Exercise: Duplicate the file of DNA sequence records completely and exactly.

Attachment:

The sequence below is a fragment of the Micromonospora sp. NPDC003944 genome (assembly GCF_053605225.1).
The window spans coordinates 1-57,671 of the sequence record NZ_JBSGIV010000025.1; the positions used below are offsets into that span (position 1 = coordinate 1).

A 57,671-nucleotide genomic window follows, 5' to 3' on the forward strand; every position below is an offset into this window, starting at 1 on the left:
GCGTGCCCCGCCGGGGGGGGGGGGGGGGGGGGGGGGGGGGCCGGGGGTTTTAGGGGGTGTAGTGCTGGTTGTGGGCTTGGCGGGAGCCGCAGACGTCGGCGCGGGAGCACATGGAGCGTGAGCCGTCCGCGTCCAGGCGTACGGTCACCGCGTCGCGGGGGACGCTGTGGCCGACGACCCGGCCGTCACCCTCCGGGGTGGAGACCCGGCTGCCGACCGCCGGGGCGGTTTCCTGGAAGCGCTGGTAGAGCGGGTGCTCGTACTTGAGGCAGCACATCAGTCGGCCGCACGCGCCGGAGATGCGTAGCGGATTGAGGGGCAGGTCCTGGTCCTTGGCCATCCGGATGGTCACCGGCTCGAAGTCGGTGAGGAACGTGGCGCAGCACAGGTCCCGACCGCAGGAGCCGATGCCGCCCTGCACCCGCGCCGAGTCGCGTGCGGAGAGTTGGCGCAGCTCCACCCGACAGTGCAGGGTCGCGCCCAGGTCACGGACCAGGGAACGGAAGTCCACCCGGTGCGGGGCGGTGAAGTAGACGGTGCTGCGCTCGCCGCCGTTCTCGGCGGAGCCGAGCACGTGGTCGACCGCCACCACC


The sequence below is a fragment of the Micromonospora sp. NPDC003944 genome (assembly GCF_053605225.1).
The window spans coordinates 1-57,671 of the sequence record NZ_JBSGIV010000025.1; the positions used below are offsets into that span (position 1 = coordinate 1).

A 57,671-nucleotide genomic window follows, 5' to 3' on the forward strand; every position below is an offset into this window, starting at 1 on the left:
GCGTGCCCCGCCGGGGGGGGGGGGGGGGGGGGGGGGGGGGCCGGGGGTTTTAGGGGGTGTAGTGCTGGTTGTGGGCTTGGCGGGAGCCGCAGACGTCGGCGCGGGAGCACATGGAGCGTGAGCCGTCCGCGTCCAGGCGTACGGTCACCGCGTCGCGGGGGACGCTGTGGCCGACGACCCGGCCGTCACCCTCCGGGGTGGAGACCCGGCTGCCGACCGCCGGGGCGGTTTCCTGGAAGCGCTGGTAGAGCGGGTGCTCGTACTTGAGGCAGCACATCAGTCGGCCGCACGCGCCGGAGATGCGTAGCGGATTGAGGGGCAGGTCCTGGTCCTTGGCCATCCGGATGGTCACCGGCTCGAAGTCGGTGAGGAACGTGGCGCAGCACAGGTCCCGACCGCAGGAGCCGATGCCGCCCTGCACCCGCGCCGAGTCGCGTGCGGAGAGTTGGCGCAGCTCCACCCGACAGTGCAGGGTCGCGCCCAGGTCACGGACCAGGGAACGGAAGTCCACCCGGTGCGGGGCGGTGAAGTAGACGGTGCTGCGCTCGCCGCCGTTCTCGGCGGAGCCGAGCACGTGGTCGACCGCCACCACC